Distance, molecule size, gradient size, electrical forces
Osmosis
diffusion of water
Occurs across selectively permeable membrane or freely permeable to water
Osmotic Pressure
Force of water moving into solution as a result of solute concentration
Hydrostatic pressure
Pushing agains a fluid (i.e. opposing osmotic pressure)
Osmolarity
Total solute gradiant ina solution
Tonicity
influence of osmotic solutions on cells
Isotonic
Osmotic flows of H2O in and out of cell, the solutions are equal in concentration gradiants
Hypertonic
Higher concentration of solute than cell (cell looses water)
Hypotonic
Lower Concentration of solute than cell (cell gains water from solution)
Functions of DNA
-Histone interaction
-DNA determines how we look
-DNA and histones determine information available to cell
What is the nucleosome?
DNA winds around histone
Chromatin
Loosely coiled nucleosomes (non-dividing cells)
Chromosomes
Tightly coiled nucleosomes (dividing cells)
How many pairs of chromosomes in a somatic cell?
23 pairs, 46 total
What pairs with Adenine?
Thymine
What pairs with Cytosine?
Guanine
What is a Gene
Funcitional unit of heredity passed down from parent to offspring
-Information containing segment of DNA that codes for a protein
What happens with GEne activation?
Gene is uncoiled, histones removed, bases read
Replicating DNA
-Transpcription
Messenger RNA is formed next to an activated gene (with an opposite code)
It then migrates to the cytoplasm
Replicating DNA
-Translation
mRNA code is "read" by ribosomal RNA as amino acids are assemebled into a protein molecule
-then the tRNA delivers the amino acids to the ribosome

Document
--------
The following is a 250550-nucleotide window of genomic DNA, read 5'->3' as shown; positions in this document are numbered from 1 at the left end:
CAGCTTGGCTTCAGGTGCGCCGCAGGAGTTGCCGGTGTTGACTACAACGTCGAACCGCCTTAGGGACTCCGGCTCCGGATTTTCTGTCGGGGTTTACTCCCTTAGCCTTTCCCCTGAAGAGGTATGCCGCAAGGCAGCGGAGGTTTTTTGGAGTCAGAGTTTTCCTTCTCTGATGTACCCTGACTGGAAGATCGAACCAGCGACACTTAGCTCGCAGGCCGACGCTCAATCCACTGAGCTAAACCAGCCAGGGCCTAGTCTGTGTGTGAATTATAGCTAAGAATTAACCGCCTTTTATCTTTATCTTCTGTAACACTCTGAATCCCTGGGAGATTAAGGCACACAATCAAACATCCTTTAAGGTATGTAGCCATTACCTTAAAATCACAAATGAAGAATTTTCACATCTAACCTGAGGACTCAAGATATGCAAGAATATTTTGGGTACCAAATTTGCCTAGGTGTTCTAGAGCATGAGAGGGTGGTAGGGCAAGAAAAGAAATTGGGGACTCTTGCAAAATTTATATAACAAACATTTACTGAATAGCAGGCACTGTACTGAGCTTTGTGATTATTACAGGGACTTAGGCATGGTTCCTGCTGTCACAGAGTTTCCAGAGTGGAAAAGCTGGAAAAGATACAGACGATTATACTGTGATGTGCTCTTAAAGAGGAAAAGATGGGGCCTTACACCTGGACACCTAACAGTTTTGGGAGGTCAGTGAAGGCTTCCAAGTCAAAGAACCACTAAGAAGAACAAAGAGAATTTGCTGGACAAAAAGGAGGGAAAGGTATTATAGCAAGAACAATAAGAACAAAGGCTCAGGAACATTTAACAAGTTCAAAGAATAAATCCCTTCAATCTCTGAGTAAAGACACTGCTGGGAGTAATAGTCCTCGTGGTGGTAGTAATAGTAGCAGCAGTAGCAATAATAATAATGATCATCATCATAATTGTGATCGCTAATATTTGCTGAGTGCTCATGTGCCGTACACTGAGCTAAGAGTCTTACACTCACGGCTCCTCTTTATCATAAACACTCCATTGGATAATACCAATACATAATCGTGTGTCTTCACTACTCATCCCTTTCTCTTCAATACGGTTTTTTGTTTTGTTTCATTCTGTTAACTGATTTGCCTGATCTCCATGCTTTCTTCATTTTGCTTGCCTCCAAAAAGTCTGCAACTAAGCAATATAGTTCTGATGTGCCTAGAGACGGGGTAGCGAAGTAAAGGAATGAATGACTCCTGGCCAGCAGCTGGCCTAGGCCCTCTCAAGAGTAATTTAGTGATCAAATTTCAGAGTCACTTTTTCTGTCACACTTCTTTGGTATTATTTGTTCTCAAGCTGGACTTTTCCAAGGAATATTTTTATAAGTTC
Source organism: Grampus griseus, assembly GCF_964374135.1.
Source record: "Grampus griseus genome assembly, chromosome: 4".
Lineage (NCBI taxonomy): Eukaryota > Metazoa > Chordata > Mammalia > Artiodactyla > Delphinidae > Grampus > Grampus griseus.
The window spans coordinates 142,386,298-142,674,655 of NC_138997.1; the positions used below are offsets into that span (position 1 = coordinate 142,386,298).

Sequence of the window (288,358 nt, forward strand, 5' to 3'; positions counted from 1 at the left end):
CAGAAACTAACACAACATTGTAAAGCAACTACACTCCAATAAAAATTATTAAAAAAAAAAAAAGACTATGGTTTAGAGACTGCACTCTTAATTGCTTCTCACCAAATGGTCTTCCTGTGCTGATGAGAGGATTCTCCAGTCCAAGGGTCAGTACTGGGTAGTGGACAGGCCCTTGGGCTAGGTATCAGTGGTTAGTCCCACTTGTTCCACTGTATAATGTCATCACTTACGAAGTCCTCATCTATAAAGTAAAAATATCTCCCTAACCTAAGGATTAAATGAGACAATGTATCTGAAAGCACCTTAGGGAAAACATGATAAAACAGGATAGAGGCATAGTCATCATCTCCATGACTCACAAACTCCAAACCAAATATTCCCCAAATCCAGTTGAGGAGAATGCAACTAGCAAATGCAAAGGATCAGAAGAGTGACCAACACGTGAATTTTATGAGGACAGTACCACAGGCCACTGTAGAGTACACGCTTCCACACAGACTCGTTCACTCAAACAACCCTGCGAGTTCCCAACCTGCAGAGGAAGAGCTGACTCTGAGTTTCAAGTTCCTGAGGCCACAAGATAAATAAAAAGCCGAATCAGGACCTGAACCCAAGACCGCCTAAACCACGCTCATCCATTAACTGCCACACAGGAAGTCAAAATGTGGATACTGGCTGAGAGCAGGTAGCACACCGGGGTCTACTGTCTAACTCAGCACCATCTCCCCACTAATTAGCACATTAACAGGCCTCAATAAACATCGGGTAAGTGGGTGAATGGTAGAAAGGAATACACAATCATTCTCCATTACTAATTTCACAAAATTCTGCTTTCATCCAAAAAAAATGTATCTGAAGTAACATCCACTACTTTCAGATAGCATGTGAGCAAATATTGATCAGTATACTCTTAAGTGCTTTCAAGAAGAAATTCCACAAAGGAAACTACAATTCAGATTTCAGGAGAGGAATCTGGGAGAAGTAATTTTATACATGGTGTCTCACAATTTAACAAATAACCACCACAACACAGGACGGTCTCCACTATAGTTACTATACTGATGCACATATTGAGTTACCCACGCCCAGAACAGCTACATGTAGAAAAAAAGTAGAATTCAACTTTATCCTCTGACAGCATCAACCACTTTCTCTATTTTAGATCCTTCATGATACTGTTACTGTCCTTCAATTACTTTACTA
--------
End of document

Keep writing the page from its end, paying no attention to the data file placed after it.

Amino Acids
-3 bases code for one amino acid
Codons
-mirror image sequence in mRNA
-64 possible codons
-often 2-3 codons represent the same aminos acid
Start codon
AUG
3 stop codons
UAG
UGA
UAA
Mitosis
One cell divides into 2 daughter cells with identical copies of DNA
Functions of Mitosis
-Embrynic development
-Tissue Growth
-Replacement of dead cells
-Repair of injured tissues
Phases of mitosis
-prophase
-metaphase
-anaphase
-telophase
-cytokinesis
Prophase
-Chromosomes coil, each of 2 copies is a chromatid held to the other copy by centromere
-Centrioles move toward opposite ends of nucleus, spindel fibers (microtublules) appear between centrioles
Metaphase
Chromatids move to cneter of cell and line up

Meta=middle
Anaphase
Centomere of each chromatid pair splits
-daughter chromatids are pulled to opposite ends
Telophase
-Nuclear membranes of each cell re-form
-Nuclei enlarge and reappear
-Chromosomes uncoil
Cytokinesis
Cytoplasmic division of daughter cells
-start with one end up with two
Miotic Rate
-How fast mitosis occurs
-Rate of cell division
the longer cell's life, slower rate of division
Stem Cells
Maintain cell populations through repeated cycles of cell diision
Stem Cell functions
-One cell divides, one cell becomes specialized, one prepares for division again
-We can rapidly repair cells
-Embryonic stem cells- don't have a specific function yet
When do tumors form?
When rate of cell growth exceeds rate of death
Benign Tumor
remains within epithelium or connective tissue capsule
-stays contained
Malignant tumor
cells do not respond to normal control mechanisms
Primary Tumor
Tumor of origin (malignant)
Metastasis
Cells travel and establish secondary tumors (malingnant)
Modified Genes
Oncogenes
Causes of Cancer
Carcinogens
-Chemical
-Radiation
-Viruses